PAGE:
The W.K. Kellogg Foundation Contributes to the Port-à-Piment Millennium Village

by | 3.26.2012 at 5:05pm
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The Earth Institute has begun implementing an innovative project throughout the South Department of Haiti, and has added a new partner to this critical work, the W.K. Kellogg Foundation. The work includes the Côte Sud Initiative, covering all communes within the South Department, and the recent launch of the first Millennium Village in the Western Hemisphere in the Port-à-Piment watershed. The Kellogg Foundation is an international leader of projects to improve the lives of vulnerable populations, particularly that of children, throughout selected micro-regions, including in the South Department of Haiti, and this partnership will serve to expand and deepen their impact throughout the region.

Students at the École Nationale de Randel. The school, as with many schools in the Port-à-Piment watershed, operates with limited facilities, few pedagogical materials and high student-to-teacher ratios.

Through a grant for $150,798, the foundation will support the monitoring and evaluation and data components of the Port-à-Piment Millennium Village, including a baseline study, a facilities inventory, quarterly collection of performance indicators, a land tenure survey, and ongoing hydrological modeling within the watershed.

The monitoring and evaluation platform is a fundamental component of the entire Millennium Village, as it establishes the baseline from which to understand the existing situation at the start of the project, and creating a basis for measuring the impact of interventions across the variety of sectors that the MVP focuses on, including health, education, water and sanitation, business development, agriculture, environment and disaster risk management.

Within Haiti the availability of data is a consistent problem, as data collection is often inconsistent and dependent upon external funding sources. The information that the Earth Institute and partners will be collecting will provide a much needed source of validated data that will be used to not only guide the interventions at the Millennium Village level, but will also be shared and used by other organizations and the national government in order to understand the local-level realities of the specific watershed and the communes throughout the South Department.

The Earth Institute is also adding additional components to this monitoring and evaluation platform that are specifically relevant to Haiti, particularly a land tenure survey for the South Department as well as hydrological monitoring and modeling. The land tenure survey will be implemented to correlate land holdings with socio-economic data, which will lead to the creation of much needed spatial mapping around family land holding patterns. Results from this study will supply sufficient evidence on land tenure security based on information from tenants and landowners that has not previously been collected, in order to help guide broader land use management planning. This information will be analyzed and shared at both a departmental and a national level, in order to inform policy planning on land tenure and associated conflict resolution mechanisms for the government to use throughout the entire country.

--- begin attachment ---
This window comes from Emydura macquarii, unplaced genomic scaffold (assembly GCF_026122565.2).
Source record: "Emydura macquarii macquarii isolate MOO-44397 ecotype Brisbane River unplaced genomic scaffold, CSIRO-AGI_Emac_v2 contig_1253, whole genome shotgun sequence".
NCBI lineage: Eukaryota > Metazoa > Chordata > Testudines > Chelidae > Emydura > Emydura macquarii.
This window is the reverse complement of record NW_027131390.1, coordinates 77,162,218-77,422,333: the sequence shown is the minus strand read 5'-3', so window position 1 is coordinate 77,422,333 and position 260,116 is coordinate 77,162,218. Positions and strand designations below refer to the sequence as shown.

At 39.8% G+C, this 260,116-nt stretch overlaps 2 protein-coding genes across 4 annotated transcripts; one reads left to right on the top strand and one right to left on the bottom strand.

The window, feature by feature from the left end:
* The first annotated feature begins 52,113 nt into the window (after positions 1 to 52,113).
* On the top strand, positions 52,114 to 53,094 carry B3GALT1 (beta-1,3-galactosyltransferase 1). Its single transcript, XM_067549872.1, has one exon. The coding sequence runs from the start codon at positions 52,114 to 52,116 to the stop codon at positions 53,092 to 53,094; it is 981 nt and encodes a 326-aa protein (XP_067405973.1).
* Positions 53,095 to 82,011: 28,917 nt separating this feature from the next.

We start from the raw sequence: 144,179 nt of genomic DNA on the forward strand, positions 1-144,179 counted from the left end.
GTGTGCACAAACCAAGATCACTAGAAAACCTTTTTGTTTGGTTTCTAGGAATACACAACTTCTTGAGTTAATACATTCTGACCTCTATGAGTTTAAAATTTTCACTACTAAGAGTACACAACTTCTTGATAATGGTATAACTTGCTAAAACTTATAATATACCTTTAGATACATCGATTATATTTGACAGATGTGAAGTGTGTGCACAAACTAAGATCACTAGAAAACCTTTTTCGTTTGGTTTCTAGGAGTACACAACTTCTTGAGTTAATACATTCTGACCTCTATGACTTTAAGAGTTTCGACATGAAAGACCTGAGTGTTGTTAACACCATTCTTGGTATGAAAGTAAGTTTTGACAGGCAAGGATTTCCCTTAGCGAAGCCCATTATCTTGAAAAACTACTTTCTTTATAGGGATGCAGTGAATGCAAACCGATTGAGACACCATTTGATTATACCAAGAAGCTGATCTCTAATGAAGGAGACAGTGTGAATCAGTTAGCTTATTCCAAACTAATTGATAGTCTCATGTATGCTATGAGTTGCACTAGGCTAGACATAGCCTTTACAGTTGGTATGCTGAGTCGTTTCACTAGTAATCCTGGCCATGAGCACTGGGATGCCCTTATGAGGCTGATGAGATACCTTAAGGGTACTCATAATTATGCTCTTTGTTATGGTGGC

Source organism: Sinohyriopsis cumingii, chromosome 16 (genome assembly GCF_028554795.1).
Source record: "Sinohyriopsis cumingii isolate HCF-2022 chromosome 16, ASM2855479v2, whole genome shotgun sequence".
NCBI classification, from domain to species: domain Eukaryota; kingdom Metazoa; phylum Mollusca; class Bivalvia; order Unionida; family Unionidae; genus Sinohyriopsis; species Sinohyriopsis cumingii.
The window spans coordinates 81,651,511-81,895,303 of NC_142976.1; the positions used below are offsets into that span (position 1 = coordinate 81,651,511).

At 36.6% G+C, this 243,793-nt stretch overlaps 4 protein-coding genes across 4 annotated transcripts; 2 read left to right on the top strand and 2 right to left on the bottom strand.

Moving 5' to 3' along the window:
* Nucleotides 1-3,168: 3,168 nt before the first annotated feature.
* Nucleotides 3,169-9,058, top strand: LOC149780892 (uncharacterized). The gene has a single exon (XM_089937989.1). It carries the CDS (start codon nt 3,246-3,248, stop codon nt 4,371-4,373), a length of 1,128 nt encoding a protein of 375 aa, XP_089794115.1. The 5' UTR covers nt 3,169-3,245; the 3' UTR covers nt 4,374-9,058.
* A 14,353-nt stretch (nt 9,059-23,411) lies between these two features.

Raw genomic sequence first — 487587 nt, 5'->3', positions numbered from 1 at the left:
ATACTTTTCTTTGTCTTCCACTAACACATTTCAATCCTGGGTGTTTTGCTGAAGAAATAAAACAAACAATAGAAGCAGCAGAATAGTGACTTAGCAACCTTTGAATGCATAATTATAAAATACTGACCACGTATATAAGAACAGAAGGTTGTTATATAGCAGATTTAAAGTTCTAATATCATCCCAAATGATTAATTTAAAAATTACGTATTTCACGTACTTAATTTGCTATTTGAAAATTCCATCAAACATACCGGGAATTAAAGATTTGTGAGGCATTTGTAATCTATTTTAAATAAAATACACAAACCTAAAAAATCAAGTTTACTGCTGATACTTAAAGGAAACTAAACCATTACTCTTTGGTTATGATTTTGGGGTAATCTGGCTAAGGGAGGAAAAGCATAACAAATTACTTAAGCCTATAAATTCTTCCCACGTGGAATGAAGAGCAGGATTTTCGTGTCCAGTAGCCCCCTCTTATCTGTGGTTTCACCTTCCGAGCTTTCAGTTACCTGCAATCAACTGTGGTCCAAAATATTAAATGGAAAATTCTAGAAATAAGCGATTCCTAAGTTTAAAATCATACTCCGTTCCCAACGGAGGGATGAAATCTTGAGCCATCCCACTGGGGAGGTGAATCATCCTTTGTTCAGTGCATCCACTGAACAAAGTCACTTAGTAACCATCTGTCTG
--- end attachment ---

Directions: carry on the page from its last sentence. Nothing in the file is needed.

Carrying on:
The team installing the climate monitoring system atop the vocational training school, the Center de Developpement sur la Côte Sud d’Haïti (CDCSH), in Port-à-Piment town.

Finally, the installation of rain gauges and tools to monitor rainfall and climate patterns will allow Earth Institute researchers to develop a community-based approach to manage Haiti’s watersheds within the reality of extreme environmental degradation and the serious impact of continual hurricanes and floods. This includes establishing a monitoring network for baseline data on the quantity and quality of surface water within the project area, crucial particularly with regard to the ongoing cholera epidemic that has affected the entire country. The particular stations installed and the data collected will help inform the creation of an early warning system for floods, so that communities will not be caught unprepared for these natural disasters, as was the case during the most recent serious floods in October 2011.

The W.K. Kellogg Foundation has also launched a series of critical projects in the South Department of Haiti to improve the lives of vulnerable populations. Their work overlaps both geographically and in broader approach with the work of the Earth Institute, and thus this partnership represents a significant step forward for collaboration and innovation in the region. Through shared work and shared goals, the newly forged partnership between the foundation and the Earth Institute will make great gains in improving the delivery and monitoring of aid interventions in a country facing great challenges.

More information on the Côte Sud Initiative and the Port-à-Piment Millennium Village Project can be found on the website of the Haiti Regeneration Initiative.

About the Kellogg Foundation: The W.K. Kellogg Foundation, established in 1930, supports children, families and communities as they strengthen and create conditions that propel vulnerable children to achieve success as individuals and as contributors to the larger community and society. Grants are concentrated in the United States, Latin America and the Caribbean, and southern Africa.

For further information please visit www.wkkf.org

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